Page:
The UMass Medical School community celebrated service in the name of Martin Luther King Jr. on Monday, Jan. 27, honoring students, faculty and staff who represent Dr. King’s assertion that “everybody can be great because anybody can serve.”
Keynote speaker Reed V. Tuckson, MD, used the words of Dr. King to encourage attendees to create and support a “beloved community” where the oppressed and the oppressor establish a different relationship, nonviolence is chosen over violence, and fear is mastered without paralysis.
“As Dr. King said himself, time itself is neutral. It can be used constructively or destructively. Progress comes through the tireless efforts of people willing to be coworkers with God,” said Dr. Tuckson, managing director of the health and medical care consultancy at Tuckson Health Connections. “Without that hard work, time becomes the ally of social stagnation . . . Brothers and sisters I suggest now is the time to get back to work.”
Chancellor Michael F. Collins presented Chancellor’s Awards to two members of the UMMS community who exemplify the institution’s commitment to diversity and civility. The Chancellor’s Award for Advancing Institutional Excellence in Diversity was presented to Jeroan Allison, MD, MSci, professor and vice chair of quantitative health sciences, professor of medicine and associate vice provost for health disparities research, for his “passionate and principled support of fairness, equality and diversity principles.”
“In a relatively short time, you have emerged as an indispensable and inspiring leader on campus,” said Chancellor Collins. “With an unassuming presence and a quiet determination, you have set about protecting and promoting diversity, equity, inclusion, access and understanding, establishing these as cornerstone values of the commonwealth’s public medical school.”
The Chancellor’s Award for Advancing Institutional Excellence in Civility was presented to Michael Kneeland, MD, MPH, clinical professor of family medicine & community health and medicine, associate dean for allied health and interprofessional education, and interim associate dean for student affairs and continuing medical education, for his “principled actions that have enriched our academic community.”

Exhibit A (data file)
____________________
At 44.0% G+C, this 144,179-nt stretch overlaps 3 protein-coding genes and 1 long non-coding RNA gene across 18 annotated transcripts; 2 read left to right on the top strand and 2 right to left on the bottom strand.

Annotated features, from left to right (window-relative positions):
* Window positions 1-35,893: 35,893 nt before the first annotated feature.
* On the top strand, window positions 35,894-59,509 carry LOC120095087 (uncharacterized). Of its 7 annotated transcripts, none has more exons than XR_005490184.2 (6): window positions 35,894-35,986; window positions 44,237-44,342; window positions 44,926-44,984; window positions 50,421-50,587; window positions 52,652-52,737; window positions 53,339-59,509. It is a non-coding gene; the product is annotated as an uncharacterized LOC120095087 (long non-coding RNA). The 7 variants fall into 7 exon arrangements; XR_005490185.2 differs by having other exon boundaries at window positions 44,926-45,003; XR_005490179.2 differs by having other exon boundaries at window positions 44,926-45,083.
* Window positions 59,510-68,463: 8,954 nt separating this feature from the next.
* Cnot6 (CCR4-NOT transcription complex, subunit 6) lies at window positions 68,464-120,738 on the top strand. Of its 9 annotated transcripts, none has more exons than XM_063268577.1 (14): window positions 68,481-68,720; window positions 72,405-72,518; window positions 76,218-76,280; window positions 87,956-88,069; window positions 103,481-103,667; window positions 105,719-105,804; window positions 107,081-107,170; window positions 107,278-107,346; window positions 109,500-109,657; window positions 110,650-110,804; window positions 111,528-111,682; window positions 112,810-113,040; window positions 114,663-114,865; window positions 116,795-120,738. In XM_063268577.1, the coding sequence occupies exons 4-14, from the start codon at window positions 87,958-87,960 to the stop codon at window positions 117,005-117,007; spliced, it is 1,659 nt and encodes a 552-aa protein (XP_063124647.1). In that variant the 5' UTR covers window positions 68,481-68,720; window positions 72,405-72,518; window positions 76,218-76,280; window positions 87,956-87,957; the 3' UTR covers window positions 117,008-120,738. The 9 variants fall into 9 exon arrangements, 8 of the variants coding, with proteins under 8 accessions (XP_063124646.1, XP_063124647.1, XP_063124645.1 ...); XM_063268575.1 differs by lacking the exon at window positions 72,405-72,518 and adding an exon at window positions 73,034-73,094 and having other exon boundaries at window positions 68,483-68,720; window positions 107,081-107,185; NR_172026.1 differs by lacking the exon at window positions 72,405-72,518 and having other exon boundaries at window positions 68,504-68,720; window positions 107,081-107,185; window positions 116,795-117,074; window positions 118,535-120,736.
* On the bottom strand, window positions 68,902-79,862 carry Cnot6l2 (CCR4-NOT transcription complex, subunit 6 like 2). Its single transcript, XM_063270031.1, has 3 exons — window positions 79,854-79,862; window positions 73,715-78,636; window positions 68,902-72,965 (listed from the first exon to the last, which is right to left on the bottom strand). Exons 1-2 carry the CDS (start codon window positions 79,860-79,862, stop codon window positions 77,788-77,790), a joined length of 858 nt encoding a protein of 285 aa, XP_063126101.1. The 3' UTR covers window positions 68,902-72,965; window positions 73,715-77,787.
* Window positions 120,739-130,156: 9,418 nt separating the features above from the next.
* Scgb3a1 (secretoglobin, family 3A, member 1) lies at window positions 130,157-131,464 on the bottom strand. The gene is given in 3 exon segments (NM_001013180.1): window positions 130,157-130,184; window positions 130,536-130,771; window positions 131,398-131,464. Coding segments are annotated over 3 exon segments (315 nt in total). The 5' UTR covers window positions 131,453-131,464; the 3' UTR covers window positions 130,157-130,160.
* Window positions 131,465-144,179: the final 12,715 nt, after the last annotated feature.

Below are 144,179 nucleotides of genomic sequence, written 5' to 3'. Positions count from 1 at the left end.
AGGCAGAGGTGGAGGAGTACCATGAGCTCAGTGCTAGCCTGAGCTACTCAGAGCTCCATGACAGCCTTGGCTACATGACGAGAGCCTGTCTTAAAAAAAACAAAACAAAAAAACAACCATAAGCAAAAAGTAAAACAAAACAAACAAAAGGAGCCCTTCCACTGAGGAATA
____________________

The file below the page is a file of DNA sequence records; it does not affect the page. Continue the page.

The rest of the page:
“You embrace and embody the values that are at the core of our institution,” said Collins. “Through your actions, you have become a well-respected role model who raises the expectations for our civility standards and, more than that, makes this medical school a special place to work and to thrive.”
Terence R. Flotte, MD, the Celia and Isaac Haidak Professor of Medical Education, executive deputy chancellor, provost and dean of the School of Medicine, announced the five student teams who won Martin Luther King Jr. Semester of Service Student Awards. The students will use the $500 awards to tackle hunger with farm-fresh foods, help the poor quit smoking, teach young immigrants to eat healthy and exercise, encourage Latino youth to choose careers in science, and teach health education to teenagers in prison.
Read more about the projects here.
Jim Leary, vice chancellor for community and government relations, introduced a video [above] highlighting the 42,000 hours of service members of the UMMS community provided last year to the local community. He also reported that UMMS collectively donated the most money to the 2013 COMECC fundraising campaign, the only authorized charitable campaign for state employees. This year, donations to COMECC from UMMS employees were up 9 percent, representing $345,000—20 percent of the total raised by the entire campaign.
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